Bureau of Navigation (United States Navy)

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The U.S. Navy's Bureau of Navigation was established in 1862 as part of the reorganization of the Navy Department. Principal responsibilities were to provide nautical charts and instruments and to oversee several activities involved navigation research, including the Naval Observatory. In 1889, the Bureau gained responsibilities for personnel management, and this eventually became its primary function. In 1942, the Bureau was renamed the Bureau of Naval Personnel (BuPers), under which name it continues today.

This bureau is not to be confused with the federal Bureau of Navigation (later the Bureau of Navigation and Steamboat Inspection), established in 1884 to oversee commercial shipping and navigation.

Early years, 1862 to 1889[edit]

The Navy's Bureau of Navigation was one of three bureaus created by Congress on July 5, 1862, to supersede the Bureau of Construction, Equipment, and Repair, one of the original Navy Department bureaus established on August 31, 1842, to replace the Board of Navy Commissioners.

The new Bureau was initially responsible for providing nautical charts and instruments and for supervising the US Naval Observatory, the Hydrographic Office, and the Nautical Almanac Office. It also had responsibility for the United States Naval Academy, which previously under been under the jurisdiction of the Bureau of Ordnance and Hydrography. In 1867, the Navy Department took the Academy under direct supervision, but for many years the Bureau of Navigation continued to provide routine administration and financial management.

From 1865 to 1884, the Bureau was responsible for the Office of Detail, which handled the assignment and detailing of naval officers. That Office had been established in March 1861, just prior to the outbreak of the Civil War, in the Office of the Secretary of the Navy. The Office of Detail reverted to the Secretary's office on October 1, 1884, but was restored to the Bureau of Navigation a few months later, May 22, 1885. The Office of Detail was reorganized within the Bureau in 1889 as the Division of Officers and Fleet.

Reorganization and acquisition of personnel functions, 1889[edit]

The Bureau of Navigation permanently acquired personnel responsibilities in the late 1880s, as part of a Navy Department reorganization. The Bureau exchanged functions with the Bureau of Equipment and Recruiting on June 30, 1889, becoming responsible for enlisted personnel matters. The Bureau of Equipment and Recruiting (later renamed the Bureau of Equipment) acquired responsibility for the Naval Observatory, the Nautical Almanac Office and several other equipment-related offices. Responsibility for the Hydrographic Office was acquired from the Bureau of Navigation nine years, later on May 9, 1898.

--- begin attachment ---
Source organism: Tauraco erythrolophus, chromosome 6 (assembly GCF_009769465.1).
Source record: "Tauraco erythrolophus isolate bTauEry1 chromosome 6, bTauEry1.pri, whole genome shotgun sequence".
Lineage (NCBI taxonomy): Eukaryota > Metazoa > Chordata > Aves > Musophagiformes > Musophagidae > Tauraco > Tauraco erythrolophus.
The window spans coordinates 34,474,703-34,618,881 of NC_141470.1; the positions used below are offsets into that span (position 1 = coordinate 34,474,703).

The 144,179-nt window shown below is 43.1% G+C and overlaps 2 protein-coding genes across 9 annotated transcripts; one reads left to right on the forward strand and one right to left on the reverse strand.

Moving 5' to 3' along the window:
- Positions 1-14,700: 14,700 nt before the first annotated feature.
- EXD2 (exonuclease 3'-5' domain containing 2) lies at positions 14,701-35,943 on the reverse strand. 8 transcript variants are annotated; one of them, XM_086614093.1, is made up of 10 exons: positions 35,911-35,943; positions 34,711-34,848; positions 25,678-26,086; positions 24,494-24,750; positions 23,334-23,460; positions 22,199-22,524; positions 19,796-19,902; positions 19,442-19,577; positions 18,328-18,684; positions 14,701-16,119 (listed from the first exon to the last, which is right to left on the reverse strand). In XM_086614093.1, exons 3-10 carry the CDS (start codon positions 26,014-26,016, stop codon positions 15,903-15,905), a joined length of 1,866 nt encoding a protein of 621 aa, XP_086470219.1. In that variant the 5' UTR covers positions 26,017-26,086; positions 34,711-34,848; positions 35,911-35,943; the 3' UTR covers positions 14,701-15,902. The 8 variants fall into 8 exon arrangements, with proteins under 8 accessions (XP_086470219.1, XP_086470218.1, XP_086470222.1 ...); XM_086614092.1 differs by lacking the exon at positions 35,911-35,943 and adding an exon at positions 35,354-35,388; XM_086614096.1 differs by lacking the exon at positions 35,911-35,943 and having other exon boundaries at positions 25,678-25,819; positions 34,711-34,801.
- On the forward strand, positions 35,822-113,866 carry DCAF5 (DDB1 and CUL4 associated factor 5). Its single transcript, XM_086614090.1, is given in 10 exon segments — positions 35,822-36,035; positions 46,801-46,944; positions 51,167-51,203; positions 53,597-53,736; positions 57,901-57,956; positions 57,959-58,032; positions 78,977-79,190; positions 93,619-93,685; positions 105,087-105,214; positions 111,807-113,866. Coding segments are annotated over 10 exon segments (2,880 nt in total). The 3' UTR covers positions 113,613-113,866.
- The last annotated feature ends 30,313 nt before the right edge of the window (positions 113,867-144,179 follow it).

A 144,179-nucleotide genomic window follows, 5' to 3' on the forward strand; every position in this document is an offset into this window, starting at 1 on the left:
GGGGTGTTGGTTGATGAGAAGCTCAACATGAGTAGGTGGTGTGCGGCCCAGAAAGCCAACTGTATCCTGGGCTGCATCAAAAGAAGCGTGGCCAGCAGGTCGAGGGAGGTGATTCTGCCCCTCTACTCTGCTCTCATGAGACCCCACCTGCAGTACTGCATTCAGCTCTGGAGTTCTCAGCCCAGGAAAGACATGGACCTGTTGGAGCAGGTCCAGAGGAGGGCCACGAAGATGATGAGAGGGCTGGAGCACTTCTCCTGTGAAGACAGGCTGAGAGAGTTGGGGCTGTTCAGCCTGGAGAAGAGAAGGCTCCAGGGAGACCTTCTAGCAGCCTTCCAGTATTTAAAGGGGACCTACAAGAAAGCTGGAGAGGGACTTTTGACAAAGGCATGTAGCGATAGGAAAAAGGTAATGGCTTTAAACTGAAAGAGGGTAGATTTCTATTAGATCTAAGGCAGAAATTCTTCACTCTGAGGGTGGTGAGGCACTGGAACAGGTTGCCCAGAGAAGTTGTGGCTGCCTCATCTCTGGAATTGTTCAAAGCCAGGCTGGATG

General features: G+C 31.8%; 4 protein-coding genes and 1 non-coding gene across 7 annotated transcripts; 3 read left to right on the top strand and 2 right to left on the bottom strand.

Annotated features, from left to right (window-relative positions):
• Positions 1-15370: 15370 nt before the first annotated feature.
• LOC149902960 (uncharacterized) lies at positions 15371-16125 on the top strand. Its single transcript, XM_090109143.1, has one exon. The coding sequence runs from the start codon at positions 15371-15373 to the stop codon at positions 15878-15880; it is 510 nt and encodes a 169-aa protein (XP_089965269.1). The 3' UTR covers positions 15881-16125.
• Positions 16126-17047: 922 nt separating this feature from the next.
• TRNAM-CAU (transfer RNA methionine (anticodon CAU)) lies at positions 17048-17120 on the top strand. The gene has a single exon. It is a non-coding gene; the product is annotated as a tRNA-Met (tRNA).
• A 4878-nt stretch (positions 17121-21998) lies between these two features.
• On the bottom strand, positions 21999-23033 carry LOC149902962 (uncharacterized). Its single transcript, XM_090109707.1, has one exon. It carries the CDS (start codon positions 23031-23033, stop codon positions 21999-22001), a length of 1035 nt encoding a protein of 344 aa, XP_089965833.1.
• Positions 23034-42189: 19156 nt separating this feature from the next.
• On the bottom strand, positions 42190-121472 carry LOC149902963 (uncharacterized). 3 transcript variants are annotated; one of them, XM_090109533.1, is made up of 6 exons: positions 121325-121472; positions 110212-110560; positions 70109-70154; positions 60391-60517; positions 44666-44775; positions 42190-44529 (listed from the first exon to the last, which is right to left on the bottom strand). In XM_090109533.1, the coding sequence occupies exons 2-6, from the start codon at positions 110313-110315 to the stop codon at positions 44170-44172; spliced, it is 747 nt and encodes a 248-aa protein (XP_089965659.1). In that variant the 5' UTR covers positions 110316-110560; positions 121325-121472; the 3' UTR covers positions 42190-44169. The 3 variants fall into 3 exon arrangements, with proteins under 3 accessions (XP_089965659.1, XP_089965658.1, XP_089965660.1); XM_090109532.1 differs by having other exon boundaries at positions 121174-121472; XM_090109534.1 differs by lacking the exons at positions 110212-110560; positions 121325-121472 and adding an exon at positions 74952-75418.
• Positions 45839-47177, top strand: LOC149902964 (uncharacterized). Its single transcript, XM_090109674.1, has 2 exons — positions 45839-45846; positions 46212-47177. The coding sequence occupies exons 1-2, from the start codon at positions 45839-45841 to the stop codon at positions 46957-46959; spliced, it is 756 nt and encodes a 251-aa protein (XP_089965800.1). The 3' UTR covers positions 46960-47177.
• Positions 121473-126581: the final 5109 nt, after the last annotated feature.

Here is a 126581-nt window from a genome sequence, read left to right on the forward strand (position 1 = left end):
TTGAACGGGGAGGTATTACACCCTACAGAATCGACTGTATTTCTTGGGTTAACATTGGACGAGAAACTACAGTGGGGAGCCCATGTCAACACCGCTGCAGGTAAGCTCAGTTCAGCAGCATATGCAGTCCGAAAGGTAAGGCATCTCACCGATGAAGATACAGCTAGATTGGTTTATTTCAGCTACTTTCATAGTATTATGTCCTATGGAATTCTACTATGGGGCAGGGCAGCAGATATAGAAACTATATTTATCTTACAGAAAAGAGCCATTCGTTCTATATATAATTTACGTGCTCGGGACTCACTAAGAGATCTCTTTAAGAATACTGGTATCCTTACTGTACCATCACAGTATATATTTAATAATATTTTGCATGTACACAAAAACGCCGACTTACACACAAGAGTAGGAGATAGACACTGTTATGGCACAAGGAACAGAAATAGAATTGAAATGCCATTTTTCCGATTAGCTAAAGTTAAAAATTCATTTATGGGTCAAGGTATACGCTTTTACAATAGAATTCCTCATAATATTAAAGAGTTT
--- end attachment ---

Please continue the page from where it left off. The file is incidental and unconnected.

The Hydrographic Office and the Naval Observatory (which had taken over the Nautical Almanac Office) returned to the Bureau of Navigation in July 1910. This followed an act of Congress of June 24, 1910, which dispersed the functions of the Bureau of Equipment.

On November 18, 1909, the Bureau of Navigation became part of the Navy Department's newly established Division of Personnel. Status as an autonomous bureau was regained when the Division of Personnel was abolished on April 25, 1913.

Becoming the Bureau of Naval Personnel, 1942[edit]

The shift in focus from navigation to personnel management, brought a change in name during World War II. In 1942, the Bureau of Navigation was redesignated the Bureau of Naval Personnel (BuPers), under which name it still exists today. The Hydrographic Office and the Naval Observatory were transferred to the Office of the Chief of Naval Operations.

External links[edit]

Public Domain This article incorporates public domain material from Records of the Bureau of Naval Personnel. National Archives and Records Administration.